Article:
High Street needs post-war scale rebuilding says report

 

Alternative use must be made of empty commercial properties

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Rejuvenating town centres requires radical action on a scale not seen since the building programmes of post-war Britain, according to a new report.

The Distressed Town Centre Property Taskforce says structural changes needed in retail are so fundamental, many towns and cities need reshaping.

The taskforce was set up following Mary Portas's review of the High Street.

The report calls on the government to designate town and city centres as key national infrastructure.

Start Quote

There's still a need for vibrant retail, just less of it”

End Quote Mark Williams Taskforce chairman

In its scale and range, it is an unprecedented group. For the past 13 months, senior retailers, property investors, landlords and bankers have been investigating the impact of the changes that have affected retail and property in England's towns and city centres.

In other words, the folk who own and finance so much of our town centres have come up with their own solutions on what to do.

Too many shops?

One of the main recommendations is that the government should designate town and city centres as key national infrastructure in order to open up new funding opportunities.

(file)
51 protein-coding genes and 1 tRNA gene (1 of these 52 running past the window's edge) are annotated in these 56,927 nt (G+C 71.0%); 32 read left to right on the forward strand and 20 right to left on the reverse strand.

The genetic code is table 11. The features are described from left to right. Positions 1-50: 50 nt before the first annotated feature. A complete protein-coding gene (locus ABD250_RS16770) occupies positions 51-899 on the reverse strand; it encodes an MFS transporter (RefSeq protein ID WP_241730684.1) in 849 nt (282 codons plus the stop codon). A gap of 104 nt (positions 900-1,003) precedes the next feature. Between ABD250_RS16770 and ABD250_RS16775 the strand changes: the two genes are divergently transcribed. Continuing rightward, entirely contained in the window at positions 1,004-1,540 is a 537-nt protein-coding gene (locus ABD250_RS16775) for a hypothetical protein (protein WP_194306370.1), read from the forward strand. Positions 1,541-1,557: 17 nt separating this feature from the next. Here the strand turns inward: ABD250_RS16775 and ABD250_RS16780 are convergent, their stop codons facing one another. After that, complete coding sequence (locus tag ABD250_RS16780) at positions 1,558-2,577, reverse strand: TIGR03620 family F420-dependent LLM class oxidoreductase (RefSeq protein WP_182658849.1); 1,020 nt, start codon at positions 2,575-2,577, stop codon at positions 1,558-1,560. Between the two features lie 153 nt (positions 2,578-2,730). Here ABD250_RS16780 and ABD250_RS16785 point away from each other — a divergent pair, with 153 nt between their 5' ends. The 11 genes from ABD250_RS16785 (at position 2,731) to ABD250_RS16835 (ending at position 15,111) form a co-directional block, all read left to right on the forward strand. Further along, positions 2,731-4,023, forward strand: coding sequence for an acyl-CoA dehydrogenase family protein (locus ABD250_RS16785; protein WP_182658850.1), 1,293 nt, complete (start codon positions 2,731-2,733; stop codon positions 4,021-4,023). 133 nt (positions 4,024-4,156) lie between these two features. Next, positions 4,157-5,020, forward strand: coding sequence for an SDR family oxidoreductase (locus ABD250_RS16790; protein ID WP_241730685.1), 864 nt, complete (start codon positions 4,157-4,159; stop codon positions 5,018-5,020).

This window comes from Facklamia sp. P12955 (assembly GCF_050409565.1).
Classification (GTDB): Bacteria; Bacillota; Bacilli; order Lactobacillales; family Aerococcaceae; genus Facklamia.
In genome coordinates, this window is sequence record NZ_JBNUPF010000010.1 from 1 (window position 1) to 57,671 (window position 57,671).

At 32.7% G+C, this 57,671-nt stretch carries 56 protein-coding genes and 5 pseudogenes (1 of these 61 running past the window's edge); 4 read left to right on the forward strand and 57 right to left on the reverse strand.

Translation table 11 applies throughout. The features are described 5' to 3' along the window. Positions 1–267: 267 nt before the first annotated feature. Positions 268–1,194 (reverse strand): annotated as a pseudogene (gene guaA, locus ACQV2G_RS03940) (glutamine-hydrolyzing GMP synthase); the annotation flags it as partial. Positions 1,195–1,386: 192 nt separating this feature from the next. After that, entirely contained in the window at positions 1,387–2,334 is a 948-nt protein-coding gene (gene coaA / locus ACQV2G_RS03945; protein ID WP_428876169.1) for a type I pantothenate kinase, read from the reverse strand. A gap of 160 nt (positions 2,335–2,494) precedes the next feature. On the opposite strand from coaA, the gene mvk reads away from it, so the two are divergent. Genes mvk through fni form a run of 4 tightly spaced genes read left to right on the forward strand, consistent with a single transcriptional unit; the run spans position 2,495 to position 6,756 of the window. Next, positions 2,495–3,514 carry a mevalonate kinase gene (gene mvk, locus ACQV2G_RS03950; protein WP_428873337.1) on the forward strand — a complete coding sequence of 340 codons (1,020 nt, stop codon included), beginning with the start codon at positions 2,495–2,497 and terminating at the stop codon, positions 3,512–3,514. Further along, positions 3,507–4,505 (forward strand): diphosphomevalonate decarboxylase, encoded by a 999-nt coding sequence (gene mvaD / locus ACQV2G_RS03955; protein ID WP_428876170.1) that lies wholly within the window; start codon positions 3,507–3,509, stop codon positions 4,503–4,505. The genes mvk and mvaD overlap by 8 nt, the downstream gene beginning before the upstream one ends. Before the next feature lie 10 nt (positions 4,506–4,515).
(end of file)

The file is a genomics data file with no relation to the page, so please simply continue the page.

The retail landscape has changed completely in the last five years, thanks to the recession and the shift to online shopping.

It has left most towns with too many shops.

The report found that in the past four decades, retail floor space in England increased by around 43 million square metres.

That is the equivalent of building nearly 300 Bluewater Shopping centres across England, or seven of the new Westfield centres near the London Olympic site every year since the early 1970s.

The chairman of the taskforce, Mark Williams, said: "There's still a need for vibrant retail, just less of it."

Mr Williams, who is also a partner at the retail property firm, Hark Group, added: "Over the past 12 months, it has become increasingly clear that waiting for so called 'normal' economic growth to return is unviable: Many more town centres will have embarked on a course of terminal decline."

Scourge